The importance of work engagement

Dans le document The DART-Europe E-theses Portal (Page 147-158)


2.1 Work engagement

2.1.4 The importance of work engagement


ork engagement has played an important role in various organizations around

the world because it provides positive experience that results in positive outcomes from building employee engagement (Schaufeli and colleagues,2002), and Harter et al.(2002) also found that employee engagement had a positive influence on organizational performance indicators.

In the business practice, positive consequences on employee engagement are also associated with outcomes which are directly relevant to customer satisfaction, productivity, profit, employee turnover and safety at work (Harter et al., 2002).

The Forbes reported that the engagement-profit chain (figure 2.4), show a correlation, between employee engagement and service, sales, quality, retention, profit, and total shareholder returns.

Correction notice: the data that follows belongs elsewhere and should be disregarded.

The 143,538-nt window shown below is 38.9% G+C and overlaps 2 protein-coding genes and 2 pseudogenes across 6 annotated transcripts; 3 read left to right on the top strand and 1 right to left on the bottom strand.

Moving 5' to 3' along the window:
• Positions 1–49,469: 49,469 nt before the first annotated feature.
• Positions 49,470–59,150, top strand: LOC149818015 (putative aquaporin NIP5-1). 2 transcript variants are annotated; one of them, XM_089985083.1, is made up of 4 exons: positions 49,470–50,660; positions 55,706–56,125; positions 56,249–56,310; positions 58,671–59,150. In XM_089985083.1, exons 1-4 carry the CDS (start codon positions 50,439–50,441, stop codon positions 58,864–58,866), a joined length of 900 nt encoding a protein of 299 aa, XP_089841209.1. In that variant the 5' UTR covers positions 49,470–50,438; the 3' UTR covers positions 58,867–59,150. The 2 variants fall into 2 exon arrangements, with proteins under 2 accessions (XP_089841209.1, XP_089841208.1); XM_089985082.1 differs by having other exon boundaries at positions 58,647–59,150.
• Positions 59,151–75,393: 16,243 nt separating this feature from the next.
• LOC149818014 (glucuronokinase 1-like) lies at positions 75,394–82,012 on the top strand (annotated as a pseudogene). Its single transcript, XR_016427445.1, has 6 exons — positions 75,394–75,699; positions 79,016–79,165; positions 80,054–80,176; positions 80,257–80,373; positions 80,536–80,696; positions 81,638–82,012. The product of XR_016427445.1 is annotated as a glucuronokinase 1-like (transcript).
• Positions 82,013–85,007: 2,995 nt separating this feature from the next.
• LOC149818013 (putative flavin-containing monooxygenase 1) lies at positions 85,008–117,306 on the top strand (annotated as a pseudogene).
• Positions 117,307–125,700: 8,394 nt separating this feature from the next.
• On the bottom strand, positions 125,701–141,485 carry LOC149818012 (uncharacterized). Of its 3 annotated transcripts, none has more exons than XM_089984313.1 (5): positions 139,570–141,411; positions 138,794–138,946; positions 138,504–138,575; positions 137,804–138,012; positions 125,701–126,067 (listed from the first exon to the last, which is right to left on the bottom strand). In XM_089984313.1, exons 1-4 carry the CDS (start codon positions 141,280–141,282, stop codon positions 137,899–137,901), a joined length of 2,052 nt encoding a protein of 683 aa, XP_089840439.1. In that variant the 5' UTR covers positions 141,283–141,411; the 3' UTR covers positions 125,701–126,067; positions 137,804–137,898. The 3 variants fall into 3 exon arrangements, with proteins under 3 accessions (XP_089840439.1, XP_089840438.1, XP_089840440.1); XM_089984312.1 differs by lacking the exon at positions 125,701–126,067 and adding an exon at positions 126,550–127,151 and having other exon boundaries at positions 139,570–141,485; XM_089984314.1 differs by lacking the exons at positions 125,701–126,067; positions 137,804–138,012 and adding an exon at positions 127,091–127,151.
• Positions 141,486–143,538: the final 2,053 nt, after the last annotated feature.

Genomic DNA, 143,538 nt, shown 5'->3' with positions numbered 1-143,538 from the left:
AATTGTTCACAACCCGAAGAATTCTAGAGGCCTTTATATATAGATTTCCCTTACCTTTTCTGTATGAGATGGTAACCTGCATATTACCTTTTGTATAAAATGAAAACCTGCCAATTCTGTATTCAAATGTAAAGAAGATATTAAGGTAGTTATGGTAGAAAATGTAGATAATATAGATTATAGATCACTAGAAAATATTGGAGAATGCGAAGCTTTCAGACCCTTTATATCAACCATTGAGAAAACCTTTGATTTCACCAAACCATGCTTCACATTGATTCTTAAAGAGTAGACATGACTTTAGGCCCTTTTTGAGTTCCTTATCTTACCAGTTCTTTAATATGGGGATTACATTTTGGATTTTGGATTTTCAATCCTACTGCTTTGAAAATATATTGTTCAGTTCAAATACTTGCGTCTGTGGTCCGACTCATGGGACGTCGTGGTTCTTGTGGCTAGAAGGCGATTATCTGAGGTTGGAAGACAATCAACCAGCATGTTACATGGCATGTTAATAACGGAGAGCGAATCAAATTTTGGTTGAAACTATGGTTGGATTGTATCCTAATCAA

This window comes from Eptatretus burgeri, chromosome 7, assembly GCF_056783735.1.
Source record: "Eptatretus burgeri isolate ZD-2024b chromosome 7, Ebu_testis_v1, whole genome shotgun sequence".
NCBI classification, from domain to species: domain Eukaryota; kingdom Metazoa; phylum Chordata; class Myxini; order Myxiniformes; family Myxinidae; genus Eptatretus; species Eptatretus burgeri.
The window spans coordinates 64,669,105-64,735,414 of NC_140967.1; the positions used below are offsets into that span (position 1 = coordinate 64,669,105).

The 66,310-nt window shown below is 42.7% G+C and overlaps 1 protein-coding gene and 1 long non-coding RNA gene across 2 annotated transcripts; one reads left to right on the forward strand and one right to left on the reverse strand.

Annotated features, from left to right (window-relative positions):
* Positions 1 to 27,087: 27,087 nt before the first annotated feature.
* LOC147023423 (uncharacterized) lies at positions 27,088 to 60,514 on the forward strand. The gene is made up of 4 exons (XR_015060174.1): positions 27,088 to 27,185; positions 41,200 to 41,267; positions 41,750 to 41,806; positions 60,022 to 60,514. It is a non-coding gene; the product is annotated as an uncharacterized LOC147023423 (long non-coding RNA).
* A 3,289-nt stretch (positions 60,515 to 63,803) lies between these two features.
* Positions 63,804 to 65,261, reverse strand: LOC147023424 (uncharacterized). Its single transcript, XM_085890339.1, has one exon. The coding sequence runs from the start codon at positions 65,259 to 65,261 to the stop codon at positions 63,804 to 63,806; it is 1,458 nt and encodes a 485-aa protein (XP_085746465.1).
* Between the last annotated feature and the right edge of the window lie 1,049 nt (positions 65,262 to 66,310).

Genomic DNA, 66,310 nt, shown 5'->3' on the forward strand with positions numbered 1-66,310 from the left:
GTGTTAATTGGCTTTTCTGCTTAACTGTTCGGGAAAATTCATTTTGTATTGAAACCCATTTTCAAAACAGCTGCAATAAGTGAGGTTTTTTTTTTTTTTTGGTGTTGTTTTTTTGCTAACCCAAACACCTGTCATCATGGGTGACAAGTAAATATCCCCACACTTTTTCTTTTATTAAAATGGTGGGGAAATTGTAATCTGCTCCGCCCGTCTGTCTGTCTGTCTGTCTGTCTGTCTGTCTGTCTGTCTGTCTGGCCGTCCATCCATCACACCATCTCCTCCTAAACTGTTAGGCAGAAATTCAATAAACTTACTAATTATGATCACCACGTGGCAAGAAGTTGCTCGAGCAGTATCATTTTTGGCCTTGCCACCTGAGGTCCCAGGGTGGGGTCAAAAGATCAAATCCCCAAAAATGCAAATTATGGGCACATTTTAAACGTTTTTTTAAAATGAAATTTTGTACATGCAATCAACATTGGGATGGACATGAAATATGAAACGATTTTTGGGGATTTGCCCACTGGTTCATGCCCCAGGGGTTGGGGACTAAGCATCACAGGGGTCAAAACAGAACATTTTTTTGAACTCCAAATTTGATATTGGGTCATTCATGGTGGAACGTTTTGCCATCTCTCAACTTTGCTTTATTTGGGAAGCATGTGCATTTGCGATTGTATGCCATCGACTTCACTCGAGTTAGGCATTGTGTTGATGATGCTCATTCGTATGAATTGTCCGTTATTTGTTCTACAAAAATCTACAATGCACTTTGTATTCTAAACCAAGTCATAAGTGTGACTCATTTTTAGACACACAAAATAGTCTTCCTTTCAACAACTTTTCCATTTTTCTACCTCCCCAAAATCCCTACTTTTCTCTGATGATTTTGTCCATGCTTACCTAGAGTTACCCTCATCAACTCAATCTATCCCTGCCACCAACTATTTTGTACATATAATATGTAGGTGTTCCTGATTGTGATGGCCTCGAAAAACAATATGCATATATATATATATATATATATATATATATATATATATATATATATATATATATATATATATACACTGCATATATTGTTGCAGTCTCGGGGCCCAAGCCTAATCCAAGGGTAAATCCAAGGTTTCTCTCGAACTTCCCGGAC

Figure 2.5 the engagement-profit chain Source:

Aon Hewitt (2012) indicated that employee engagement has a positive influence on customer satisfaction, financial performance, and shareholder return. Right management (2013) presented that higher employee engagement levels lead to higher customer satisfaction, higher productivity, and higher return on assets.


The Gallup Organization (2004) also found critical links between employee engagement, customer loyalty, business growth and profitability.

Engagement also involved employee turnover rate. Towers Perrin (2003) showed the relationship between engagement and employees’ intension to leave the company. He found that Sixty-six percent of employees, who were highly engaged, do not have plans to leave while fifty-two percent of disengaged employees were looking for another job (but would consider the right opportunity). Six percent of disengaged employees, and three percent of moderately engaged have made plans to leave their current job while only one percent of engaged employees had made plans to leave their current job. Engaged employees perform better than disengaged because of positive emotion, good health, ability to mobilize resources, and transfer of engagement(Bakker and Demerouti, 2008). Other than that, Robinson and colleagues (2004) summarized the eight reasons which engaged employees behave as followed;